If we consider this approach carefully — and it is the only sensible discussion of purpose closely tied to political theory in all of man’s history — an interesting thing emerges. Whether a given individual is or is not perfect cannot be known ahead of time. And whether mankind is perfect is not even an intelligible question. It would be like asking if trees
or roses or fish or the moon, etc., are perfect. But by what standard? To what must trees measure up to be identified as a perfect? The best we can answer is: to the purpose we have for trees in our own lives. But what of fish, moons and the millions of other kinds of entities in nature? To ask whether these are perfect makes little sense. Perfect by what standard, for what purpose?
With man the issue of perfection is a moral and personal issue. It has to do with man’s nature as a free and self-responsible being. He is free to cause his actions (although, of course, some people are too impaired either mentally or physically to be thought of this way). And he is responsible to choose those actions that will make his life a success. As Aristotle seems to have believed, and I do too, happiness, the successful state of human life, is each man’s moral purpose. (Ayn Rand spells this out in detail.) It is with reference to how well each does to satisfy this goal that anyone may be evaluated as either perfect, good, mediocre or downright evil. No other sense can be made of the idea of human perfection.
But what of the claims about man’s “flawed” and “imperfect” nature? Surely there must be something meant by these remarks. And indeed there appears to be something important to them. That is that no man has a guarantee for success. Moral excellence is not ensured for anyone ahead of time. Every person must make the effort to be good on his own – he cannot be made to be good.
But the idea that man is “flawed” is often interpreted so that we are given to understand that people cannot be good even if they do their best. that man is fallible but that he is necessarily a failure, flawed by his nature. Yet this cannot be understood at all. How would anyone be knowledgeable enough to say such a thing? It would seem to be presumptuous to declare of all people, past, present and future, that they cannot live a morally good life, that they cannot achieve the best possible life for themselves, given their capacities and circumstances. This kind of a judgment is best characterized as prejudicial — it disregards the perfectly sensible judicial principle of the presumption of innocence. It confuses “free to do good or ill” with “must do ill”.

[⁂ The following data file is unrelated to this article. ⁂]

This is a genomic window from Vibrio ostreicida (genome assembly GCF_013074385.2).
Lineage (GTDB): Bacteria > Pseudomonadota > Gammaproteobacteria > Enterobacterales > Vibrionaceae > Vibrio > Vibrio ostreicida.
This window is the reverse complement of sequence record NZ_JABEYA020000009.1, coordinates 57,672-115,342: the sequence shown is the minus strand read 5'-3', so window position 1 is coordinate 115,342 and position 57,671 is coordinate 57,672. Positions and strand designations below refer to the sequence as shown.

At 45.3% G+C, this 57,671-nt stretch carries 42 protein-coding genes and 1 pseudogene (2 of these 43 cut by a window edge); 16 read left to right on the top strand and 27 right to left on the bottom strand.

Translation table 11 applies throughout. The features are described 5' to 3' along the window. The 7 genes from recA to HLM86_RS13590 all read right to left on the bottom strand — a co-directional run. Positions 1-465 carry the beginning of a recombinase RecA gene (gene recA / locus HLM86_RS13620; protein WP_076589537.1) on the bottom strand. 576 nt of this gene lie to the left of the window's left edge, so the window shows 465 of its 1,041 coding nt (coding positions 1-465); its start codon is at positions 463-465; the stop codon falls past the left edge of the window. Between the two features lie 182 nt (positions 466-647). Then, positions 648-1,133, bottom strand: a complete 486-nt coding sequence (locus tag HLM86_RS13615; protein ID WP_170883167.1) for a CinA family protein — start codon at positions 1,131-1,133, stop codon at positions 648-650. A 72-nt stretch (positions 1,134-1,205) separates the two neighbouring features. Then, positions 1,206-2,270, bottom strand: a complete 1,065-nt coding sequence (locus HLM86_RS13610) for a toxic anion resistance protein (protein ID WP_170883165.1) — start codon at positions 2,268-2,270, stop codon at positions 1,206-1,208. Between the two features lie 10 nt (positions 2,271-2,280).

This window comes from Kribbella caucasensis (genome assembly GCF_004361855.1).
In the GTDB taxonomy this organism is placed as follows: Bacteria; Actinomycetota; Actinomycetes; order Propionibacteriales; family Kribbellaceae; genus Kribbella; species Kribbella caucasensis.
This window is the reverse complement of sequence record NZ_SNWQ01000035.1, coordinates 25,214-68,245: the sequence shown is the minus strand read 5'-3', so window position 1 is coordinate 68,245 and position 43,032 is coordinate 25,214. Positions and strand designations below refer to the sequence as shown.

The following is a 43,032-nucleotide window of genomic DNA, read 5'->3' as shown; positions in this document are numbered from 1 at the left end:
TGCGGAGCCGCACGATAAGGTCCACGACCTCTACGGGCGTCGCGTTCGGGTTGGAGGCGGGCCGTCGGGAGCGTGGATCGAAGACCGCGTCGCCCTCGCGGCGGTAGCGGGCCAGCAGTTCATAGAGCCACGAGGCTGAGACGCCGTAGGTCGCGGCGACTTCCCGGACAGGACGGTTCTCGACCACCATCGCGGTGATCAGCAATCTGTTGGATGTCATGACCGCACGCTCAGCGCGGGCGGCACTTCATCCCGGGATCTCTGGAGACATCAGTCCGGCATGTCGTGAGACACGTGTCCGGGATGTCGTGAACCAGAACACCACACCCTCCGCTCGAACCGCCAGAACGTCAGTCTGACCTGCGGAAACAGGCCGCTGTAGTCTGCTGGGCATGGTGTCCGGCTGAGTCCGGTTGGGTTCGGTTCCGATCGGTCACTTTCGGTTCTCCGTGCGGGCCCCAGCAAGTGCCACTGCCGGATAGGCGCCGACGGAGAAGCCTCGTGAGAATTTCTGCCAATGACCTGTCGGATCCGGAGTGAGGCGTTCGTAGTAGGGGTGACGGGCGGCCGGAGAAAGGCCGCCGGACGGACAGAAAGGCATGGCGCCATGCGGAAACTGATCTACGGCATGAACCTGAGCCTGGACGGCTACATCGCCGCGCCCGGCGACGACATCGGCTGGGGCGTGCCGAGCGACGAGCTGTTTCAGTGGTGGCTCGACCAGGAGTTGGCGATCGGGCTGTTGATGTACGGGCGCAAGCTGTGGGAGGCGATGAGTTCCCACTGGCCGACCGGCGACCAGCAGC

Believing that man is flawed, Marx, for example, thought that it was the inevitable result of revolutionary social conflicts to make him good. Marx did not believe in free will. So he did not take man’s “flawedness” to mean that the possibility of evil, as well as of good, is open to all people. He believed that — by virtue of institutional and similar elusive causes — man is necessarily flawed. Only when man had been made automatically good would the perfect society emerge.
Claiming that some equally elusive problem left man to believe in his own freedom, B. F. Skinner, too, asks us to accept that man can be made good by social control. And when one believes that there is something in human nature itself that makes us flawed, it is not unreasonable to try to wipe the flaw out, to make the necessary reparations. We do this, after all, with faulty chairs, cars, cameras, and even human physical organs. So why not with mankind?
It is often this belief in the flawed nature of man that impels people, especially ambitious and impatient ones, toward social engineering. I believe that a clear grasp of what must be meant when we say that man is not perfect — namely that moral perfection is never guaranteed for anyone but must be earned by the individual himself through hard work — will reduce the inclination toward statism, paternalism and totalitarianism. We could then develop societies that assume neither man’s perfectability nor his imperfectability.
Such a system would make sure that those who aim to do well in their lives, who try for moral excellence, would not be disturbed by those who are not willing to try for it. Nor would anyone beordered to live a morally decent life — all he will not be permitted to do is to prevent others from trying. This, I think, is the only nonutopian and yet optimistic approach to man’s goal of living in peace with his fellows.
|July, 1973||The Libertarian Forum|
More from Tibor Machan
- Individualism and Its Progress in the 21st Century
- A Biography of Tibor R. Machan
- Libertarianism in One Lesson